Through Sun 4/29
Holiday dinners should come with trigger warnings, at least according to Stephen Karam’s The Humans, the latest in the Broadway Series currently at Playhouse Square. In an intense, well-crafted (and compressed) drama centered on a Thanksgiving family reunion, the Blake family goes from “Happy to see you” to “What has happened to us? What have we done?” This Broadway Series play moves quickly from laughter to tedium to terror. It dominated the 2016 Tony Awards, winning best play for author Stephen Karam, as well as Tonys for direction (Joe Mantello), scenic design (David Zinn), costumes (Sarah Laux) and sound (Fritz Patton).
The stage is dominated by a see-into two-story apartment which fills the Connor Palace stage; both levels show action (often at the same time) and dialogue (ditto). In short, it mimics the multi-generational chaos the family gathering in it will soon contain. There’s only one (barred) window at the top level of this basement-including dwelling, a factor which we learn makes both cell reception and sunlight precious and rare commodities.
We have working-class parents Erik (Richard Thomas) and Deirdre (Pamela Reed) who have traveled from Scranton, along with Erik’s mother Momo (Lauren Klein), to celebrate Thanksgiving in Manhattan’s Chinatown with their college-educated (and as a result, in debt) daughters. Brigid (Daisy Eagan) and her live-in boyfriend Richard (Luis Vega) host the event serving a simple dinner on paper plates. Paper cups are filled throughout with plenty of booze. Lawyer Aimee (Therese Plaehn), the Blake’s other daughter, has come in from Philly.
From the first scene, loud bangs startle everyone. Is it a poltergeist, haunting the space? No, it’s only the Chinese neighbor lady who lives above. The thumps set the tone, however, for the unsettling events to come (mechanical noises, light failures, etc.). As the guests settle in, friendly family banter (with an edge) evokes laughs; as the story moves along, the humor becomes more wry than riotous.
As in many well-structured dramas, everyone has a personal trauma to reveal before the day is over. Not everything seems logical. For example, why didn’t the kids go to the parents’ house in Scranton? Surely they were better set up to entertain than the just-moved-in couple? But the obvious dramatic purpose seems to have been so the Catholic parents could show their disapproval that their child was “living in sin.” As we soon learn, both daughters have rebelled against the conventions their parents embrace.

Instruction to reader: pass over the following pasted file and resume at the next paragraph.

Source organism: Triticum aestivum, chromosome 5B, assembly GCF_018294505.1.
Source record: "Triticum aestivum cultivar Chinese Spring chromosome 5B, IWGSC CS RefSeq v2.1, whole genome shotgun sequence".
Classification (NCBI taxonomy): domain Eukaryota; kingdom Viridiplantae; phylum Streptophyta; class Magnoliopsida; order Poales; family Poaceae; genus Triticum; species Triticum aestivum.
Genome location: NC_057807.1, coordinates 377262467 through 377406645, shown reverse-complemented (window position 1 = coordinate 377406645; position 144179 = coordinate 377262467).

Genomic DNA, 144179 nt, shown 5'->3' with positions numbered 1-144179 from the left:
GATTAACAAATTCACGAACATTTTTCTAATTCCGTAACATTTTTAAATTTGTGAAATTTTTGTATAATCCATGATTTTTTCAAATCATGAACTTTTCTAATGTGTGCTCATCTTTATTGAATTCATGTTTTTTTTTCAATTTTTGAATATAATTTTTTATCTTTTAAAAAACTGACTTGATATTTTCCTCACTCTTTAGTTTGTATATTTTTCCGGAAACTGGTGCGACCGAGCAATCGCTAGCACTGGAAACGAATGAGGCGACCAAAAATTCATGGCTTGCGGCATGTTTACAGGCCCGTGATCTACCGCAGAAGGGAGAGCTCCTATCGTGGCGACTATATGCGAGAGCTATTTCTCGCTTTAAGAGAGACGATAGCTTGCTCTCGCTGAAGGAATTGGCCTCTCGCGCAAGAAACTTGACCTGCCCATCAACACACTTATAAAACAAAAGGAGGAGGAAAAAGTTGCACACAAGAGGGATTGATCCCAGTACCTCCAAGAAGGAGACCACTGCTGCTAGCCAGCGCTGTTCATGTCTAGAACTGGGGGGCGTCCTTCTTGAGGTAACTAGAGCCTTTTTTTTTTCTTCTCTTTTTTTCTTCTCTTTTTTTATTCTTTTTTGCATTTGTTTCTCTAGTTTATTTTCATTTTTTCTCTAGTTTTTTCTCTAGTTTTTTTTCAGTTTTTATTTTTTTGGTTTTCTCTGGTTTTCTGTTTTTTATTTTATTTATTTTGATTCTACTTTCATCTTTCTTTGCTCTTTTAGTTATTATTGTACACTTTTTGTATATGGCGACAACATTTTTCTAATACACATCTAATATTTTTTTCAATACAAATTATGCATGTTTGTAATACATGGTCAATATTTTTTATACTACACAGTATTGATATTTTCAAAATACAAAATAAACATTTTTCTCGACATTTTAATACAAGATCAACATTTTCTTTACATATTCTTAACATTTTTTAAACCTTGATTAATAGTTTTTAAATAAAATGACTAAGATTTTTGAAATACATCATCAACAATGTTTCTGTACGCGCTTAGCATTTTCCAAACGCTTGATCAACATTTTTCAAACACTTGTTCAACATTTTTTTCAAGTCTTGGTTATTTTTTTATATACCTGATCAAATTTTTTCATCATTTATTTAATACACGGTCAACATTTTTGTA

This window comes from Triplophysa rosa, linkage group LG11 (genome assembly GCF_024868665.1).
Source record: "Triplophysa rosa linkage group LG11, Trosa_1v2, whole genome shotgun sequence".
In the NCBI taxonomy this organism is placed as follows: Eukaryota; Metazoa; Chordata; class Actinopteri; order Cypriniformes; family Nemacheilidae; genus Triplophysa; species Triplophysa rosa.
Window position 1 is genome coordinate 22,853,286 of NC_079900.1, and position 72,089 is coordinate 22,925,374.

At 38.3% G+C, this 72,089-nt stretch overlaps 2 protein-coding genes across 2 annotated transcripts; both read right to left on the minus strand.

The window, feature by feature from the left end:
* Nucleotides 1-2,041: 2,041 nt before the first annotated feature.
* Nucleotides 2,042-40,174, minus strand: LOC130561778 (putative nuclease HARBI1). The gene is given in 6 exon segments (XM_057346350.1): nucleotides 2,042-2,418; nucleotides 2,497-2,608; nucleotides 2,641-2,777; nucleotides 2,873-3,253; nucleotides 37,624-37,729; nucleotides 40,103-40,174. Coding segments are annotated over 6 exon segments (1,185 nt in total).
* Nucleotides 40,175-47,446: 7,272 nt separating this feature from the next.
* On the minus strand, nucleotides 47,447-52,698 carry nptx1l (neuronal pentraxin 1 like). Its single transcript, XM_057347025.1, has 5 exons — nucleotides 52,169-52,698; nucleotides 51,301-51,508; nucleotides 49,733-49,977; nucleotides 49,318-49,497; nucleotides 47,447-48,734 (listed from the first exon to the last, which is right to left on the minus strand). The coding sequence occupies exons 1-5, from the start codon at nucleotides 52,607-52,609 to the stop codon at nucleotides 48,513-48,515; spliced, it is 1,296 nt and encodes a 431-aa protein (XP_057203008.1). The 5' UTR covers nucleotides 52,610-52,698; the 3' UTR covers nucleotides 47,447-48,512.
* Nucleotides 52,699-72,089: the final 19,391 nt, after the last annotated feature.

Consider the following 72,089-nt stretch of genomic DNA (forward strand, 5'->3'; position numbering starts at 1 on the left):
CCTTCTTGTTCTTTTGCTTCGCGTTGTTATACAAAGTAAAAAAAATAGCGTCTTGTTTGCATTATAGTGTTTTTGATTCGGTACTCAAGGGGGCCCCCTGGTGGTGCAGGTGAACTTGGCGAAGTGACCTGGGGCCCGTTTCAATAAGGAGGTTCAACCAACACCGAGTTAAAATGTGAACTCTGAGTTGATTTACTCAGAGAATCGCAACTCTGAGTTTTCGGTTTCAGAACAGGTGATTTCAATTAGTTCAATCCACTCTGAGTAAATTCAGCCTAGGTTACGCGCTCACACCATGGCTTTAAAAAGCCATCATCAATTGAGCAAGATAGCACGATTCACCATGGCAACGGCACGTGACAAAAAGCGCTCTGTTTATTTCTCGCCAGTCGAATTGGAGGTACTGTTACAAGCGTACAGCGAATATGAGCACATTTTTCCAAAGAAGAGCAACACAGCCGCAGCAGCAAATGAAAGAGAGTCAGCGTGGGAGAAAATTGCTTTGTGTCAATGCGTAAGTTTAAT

The Blakes’ care of Momo borders on the saintly. Klein, as the demented old woman, touchingly illuminates old age consumed by Alzheimer’s. She’s confined to a wheelchair, and spends her time either mumbling, shouting or sleeping. The Blakes show what heroic efforts it takes to tend her with patience.
Richard Thomas (yes, John-Boy has grown up!) persuasively and gradually exposes Erik as both more and less than his daughters think he is. The terrors he recounts as nightmares manifest their reality as the story moves along and darkness invades the apartment in both literal and figurative senses. Reed, as his long-suffering wife (aren’t all wives in all plays long-suffering?), brilliantly shows physical vulnerability (bad knees) and fortitude every time she navigates the circular staircase between apartment levels and or takes Erik’s mother to the toilet.
As a Thanksgiving hostess, Eagan reveals Brigid as both insecure and defensive. As her lover Richard, Vega ably portrays a man too good to be true as he cooks, worries over arrangements and acts super-polite. Oh, why not? We learn later that he’s a trust-fund baby (once he reaches 40, that is — he’s only 38 now). Plaehn, as Brigid’s heart-broken sister Aimee, makes us see her heartbreak at being dumped.
So nobody is happy, but yet we are eventually drawn to agree with Oscar Wilde that “After a good dinner one can forgive anybody, even one’s own relations.” That seems true, even for the scrappy Blake family.
BOTTOM LINE: Yes, it’s a “modern” family drama, more in the tradition of Tracy Letts’ August: Osage County than, say, the George S. Kaufman and Moss Hart You Can’t Take It With You. The horror that lingered on the faces of those exiting the theater and the silence as they marched out suggested that of the condemned. That, I suppose, is what theater is all about; it does expand our knowledge about current human experience, whether we like it or not.